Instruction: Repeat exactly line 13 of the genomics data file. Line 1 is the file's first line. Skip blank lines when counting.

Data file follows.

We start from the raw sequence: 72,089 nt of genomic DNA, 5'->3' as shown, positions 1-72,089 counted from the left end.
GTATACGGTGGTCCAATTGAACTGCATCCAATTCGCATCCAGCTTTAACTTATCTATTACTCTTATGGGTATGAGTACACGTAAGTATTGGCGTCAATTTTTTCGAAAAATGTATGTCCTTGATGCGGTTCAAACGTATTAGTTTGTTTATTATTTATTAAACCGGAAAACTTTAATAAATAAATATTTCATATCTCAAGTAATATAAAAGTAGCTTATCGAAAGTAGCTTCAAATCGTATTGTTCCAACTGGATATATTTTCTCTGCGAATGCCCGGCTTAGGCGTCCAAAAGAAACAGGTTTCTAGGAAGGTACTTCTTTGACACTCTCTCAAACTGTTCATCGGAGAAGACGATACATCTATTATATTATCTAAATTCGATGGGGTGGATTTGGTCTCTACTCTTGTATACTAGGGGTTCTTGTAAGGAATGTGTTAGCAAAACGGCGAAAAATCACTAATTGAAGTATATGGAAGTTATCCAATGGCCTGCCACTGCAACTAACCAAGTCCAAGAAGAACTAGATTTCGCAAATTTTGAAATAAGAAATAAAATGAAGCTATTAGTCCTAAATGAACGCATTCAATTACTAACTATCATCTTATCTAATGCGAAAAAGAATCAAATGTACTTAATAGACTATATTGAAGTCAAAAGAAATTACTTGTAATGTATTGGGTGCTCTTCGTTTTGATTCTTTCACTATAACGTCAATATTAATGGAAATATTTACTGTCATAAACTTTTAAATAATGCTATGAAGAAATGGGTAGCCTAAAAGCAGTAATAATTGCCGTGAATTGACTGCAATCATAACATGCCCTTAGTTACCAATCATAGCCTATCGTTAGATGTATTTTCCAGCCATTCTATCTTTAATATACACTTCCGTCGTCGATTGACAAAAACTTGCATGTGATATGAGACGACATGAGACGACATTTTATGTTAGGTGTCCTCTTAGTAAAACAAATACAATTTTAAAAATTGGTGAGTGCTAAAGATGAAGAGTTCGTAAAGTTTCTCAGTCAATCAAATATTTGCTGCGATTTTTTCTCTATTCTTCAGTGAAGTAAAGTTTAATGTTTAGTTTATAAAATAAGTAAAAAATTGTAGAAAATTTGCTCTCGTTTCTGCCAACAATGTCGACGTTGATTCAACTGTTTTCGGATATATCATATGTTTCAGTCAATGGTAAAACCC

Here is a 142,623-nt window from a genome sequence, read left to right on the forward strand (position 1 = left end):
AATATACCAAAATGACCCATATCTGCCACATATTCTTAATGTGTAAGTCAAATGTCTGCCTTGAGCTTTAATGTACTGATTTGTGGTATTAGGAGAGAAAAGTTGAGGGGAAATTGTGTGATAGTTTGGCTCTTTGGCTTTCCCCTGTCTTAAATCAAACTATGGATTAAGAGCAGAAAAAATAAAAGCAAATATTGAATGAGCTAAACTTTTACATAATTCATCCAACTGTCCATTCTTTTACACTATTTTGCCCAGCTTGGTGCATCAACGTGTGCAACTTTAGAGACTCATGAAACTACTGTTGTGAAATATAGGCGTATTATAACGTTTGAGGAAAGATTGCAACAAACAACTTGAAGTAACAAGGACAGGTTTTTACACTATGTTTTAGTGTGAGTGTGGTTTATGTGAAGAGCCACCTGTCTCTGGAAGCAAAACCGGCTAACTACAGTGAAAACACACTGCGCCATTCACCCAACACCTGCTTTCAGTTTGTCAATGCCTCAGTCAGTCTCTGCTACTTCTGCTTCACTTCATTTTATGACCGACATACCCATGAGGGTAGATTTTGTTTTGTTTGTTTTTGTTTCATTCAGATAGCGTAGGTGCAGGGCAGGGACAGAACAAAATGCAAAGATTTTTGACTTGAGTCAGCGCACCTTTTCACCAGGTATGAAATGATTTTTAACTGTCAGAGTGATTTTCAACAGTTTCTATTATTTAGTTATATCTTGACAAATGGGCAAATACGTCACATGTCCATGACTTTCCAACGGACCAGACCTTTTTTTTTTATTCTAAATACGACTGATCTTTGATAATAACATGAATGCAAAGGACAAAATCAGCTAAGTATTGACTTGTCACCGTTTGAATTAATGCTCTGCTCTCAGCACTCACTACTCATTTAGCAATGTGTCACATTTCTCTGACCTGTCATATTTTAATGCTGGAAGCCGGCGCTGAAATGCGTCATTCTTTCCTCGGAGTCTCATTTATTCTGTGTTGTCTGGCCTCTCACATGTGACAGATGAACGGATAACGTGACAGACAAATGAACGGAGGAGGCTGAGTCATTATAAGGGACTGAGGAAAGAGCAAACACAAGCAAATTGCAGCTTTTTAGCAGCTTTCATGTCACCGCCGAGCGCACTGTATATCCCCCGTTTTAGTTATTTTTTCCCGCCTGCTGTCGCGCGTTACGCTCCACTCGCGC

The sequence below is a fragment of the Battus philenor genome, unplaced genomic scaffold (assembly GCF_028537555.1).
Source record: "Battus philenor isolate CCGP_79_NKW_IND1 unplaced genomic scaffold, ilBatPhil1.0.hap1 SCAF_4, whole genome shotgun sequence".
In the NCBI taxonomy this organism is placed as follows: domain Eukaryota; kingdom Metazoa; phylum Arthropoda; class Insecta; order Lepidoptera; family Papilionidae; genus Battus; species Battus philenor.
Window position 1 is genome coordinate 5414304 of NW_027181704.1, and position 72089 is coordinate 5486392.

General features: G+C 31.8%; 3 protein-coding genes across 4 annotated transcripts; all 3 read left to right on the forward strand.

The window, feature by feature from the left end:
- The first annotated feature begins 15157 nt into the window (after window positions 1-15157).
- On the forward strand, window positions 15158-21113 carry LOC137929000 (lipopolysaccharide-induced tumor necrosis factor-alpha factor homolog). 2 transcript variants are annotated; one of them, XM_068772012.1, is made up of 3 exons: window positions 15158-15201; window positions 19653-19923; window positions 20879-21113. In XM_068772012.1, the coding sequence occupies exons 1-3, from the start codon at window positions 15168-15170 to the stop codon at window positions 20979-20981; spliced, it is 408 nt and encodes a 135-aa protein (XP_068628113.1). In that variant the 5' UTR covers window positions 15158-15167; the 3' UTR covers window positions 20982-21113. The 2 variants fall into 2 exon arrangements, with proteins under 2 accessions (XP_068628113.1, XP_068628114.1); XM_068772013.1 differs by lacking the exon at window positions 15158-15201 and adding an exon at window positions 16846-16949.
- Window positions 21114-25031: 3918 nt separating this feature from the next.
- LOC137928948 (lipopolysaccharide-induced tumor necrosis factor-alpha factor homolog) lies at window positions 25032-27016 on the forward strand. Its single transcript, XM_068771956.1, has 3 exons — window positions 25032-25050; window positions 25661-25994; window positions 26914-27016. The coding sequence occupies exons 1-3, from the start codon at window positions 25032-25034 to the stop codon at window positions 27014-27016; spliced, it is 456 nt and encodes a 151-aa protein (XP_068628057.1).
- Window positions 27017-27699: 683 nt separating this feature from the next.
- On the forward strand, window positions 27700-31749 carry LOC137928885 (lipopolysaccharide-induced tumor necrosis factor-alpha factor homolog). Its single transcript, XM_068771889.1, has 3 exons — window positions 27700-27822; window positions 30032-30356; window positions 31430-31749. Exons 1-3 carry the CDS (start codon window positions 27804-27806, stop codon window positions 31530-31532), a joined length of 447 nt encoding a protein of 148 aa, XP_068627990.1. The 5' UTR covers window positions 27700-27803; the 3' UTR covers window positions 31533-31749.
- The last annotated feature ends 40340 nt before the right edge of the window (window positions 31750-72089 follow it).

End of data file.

- Window positions 21114-25031: 3918 nt separating this feature from the next.